A UNICEF corporate partner since 2018
Microsoft and UNICEF to transform access to education for children and young people on the move.
UNICEF and Microsoft have joined forces to tackle the education crisis affecting children and young people on the move.
Under the partnership, UNICEF and Microsoft will develop a Learning Passport – a digital, personalized platform that will ensure displaced children and young people can continue their studies and have their achievements recorded, wherever they are.
When a child or young person’s education is disrupted, the consequences can last a lifetime, making it difficult for them to sit exams, gain the certificates that validate their learning and skills, and ultimately, find work as adults.
"Even as a child, I knew that education was the key to my future. So when I fled Syria, the only belongings I took with me were my school books. As a refugee, I saw what happens when children are forced into early marriage or manual labor – they lose out on education and they lose out on possibilities for the future," said Muzoon Almellehan, Syrian refugee and UNICEF Ambassador.
Humanitarian emergencies and protracted crises have disrupted learning opportunities and the quality of education for millions of children and young people, many of whom have migrated across borders or been forcibly displaced from their homes.
"The learning passport is a great example of how we can use technological innovations to help the world’s future doers, thinkers and leaders – wherever they are and no matter the challenges,” said UNICEF Executive Director Henrietta Fore at the announcement of the partnership with Microsoft in September 2018.
"A digitally inclusive world starts with ensuring that all young people, no matter their situation, have access to a digital education," said President of Microsoft Brad Smith. "This partnership is focused on creating scalable learning solutions to help millions of displaced and refugee children gain the skills they need to thrive."
The curriculum for the learning passport will be developed with the United Kingdom's University of Cambridge, specialists in learning resource development, assessment and research. The learning passport will be tested and piloted in countries hosting refugees, migrants and internally displaced persons before being rolled out more widely.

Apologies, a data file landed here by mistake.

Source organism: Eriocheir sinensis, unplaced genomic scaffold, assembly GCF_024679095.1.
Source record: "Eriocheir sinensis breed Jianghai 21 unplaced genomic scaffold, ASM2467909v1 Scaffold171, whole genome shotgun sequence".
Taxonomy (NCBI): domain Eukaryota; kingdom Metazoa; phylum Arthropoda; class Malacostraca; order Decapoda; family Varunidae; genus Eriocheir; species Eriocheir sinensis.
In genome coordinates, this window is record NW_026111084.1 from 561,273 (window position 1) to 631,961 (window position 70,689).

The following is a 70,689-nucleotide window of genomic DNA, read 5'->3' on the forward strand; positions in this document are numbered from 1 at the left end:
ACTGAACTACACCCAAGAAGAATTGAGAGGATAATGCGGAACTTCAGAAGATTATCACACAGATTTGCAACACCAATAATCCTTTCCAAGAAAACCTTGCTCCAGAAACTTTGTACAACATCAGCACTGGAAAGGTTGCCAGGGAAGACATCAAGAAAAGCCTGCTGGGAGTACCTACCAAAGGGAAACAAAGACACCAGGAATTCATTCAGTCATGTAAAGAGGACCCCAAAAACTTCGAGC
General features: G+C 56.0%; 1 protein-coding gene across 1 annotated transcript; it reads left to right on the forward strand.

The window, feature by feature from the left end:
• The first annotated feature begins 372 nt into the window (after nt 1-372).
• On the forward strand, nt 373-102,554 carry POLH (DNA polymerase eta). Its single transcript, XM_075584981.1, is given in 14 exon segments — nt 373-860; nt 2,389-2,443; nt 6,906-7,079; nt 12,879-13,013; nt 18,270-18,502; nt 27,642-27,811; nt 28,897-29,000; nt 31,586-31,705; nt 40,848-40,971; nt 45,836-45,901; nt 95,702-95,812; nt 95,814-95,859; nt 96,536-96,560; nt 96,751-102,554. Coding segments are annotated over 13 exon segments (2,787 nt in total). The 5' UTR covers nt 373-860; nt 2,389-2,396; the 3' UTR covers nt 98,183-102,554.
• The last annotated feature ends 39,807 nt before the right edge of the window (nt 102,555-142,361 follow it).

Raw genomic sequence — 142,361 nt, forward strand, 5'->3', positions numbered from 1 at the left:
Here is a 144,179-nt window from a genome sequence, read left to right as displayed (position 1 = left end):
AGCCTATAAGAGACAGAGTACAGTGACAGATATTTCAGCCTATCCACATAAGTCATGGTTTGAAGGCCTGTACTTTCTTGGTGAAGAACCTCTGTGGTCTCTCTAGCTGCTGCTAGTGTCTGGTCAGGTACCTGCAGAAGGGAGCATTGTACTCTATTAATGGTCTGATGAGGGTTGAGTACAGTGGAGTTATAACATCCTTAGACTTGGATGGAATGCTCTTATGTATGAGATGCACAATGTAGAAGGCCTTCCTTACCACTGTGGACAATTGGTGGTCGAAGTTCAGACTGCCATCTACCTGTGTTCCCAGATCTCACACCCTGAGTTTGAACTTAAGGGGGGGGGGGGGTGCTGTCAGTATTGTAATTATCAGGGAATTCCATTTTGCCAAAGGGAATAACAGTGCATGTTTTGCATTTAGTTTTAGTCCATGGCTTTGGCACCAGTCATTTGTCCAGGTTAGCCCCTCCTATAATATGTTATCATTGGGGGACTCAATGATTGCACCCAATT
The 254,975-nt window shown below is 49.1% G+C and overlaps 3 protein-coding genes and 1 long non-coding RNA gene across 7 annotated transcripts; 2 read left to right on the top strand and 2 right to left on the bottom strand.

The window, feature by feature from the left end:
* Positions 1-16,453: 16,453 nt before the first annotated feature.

Peter Phillips, Chief Executive of Cambridge University Press, said, "This is a unique opportunity to work together to create a bespoke system of education that will help displaced young people realize their potential, and release their talents into a world that needs them."
Protection services for children and young people on the move
UNICEF and Microsoft will also deliver technology innovations to protect children and young people on the move by upgrading UNICEF’s digital child protection case management system, Primero, used by UNICEF staff in emergencies. Primero makes it easier to track and trace families in conflict and disaster situations, to speed up family reunification and simplify access to basic services.
Facts on education and protection
- Education is a right and a critical opportunity. For children and adolescents worldwide, it holds the key to a life with less poverty, better health and an increased ability to take the future into their own hands. For nations, it holds the key to prosperity, economic growth, and poverty reduction.
- Emergencies and protracted crises have disrupted learning opportunities and the quality of education for 75 million children aged 3 to 18, in 35 crisis-affected countries.
- Refugees are five times more likely to be out of school than other children. Only 50% of refugee children are enrolled in primary school, and less than 25% of refugee youth are enrolled in secondary school.
- UNICEF’s education programmes in 155 countries reach more children than any other organization.
- Displaced children and young people are highly vulnerable to risks, including separation from family and guardians, and exposure to violence.
- The number of child refugees jumped by roughly 75% between 2010 and 2015.
Last updated 28 September 2018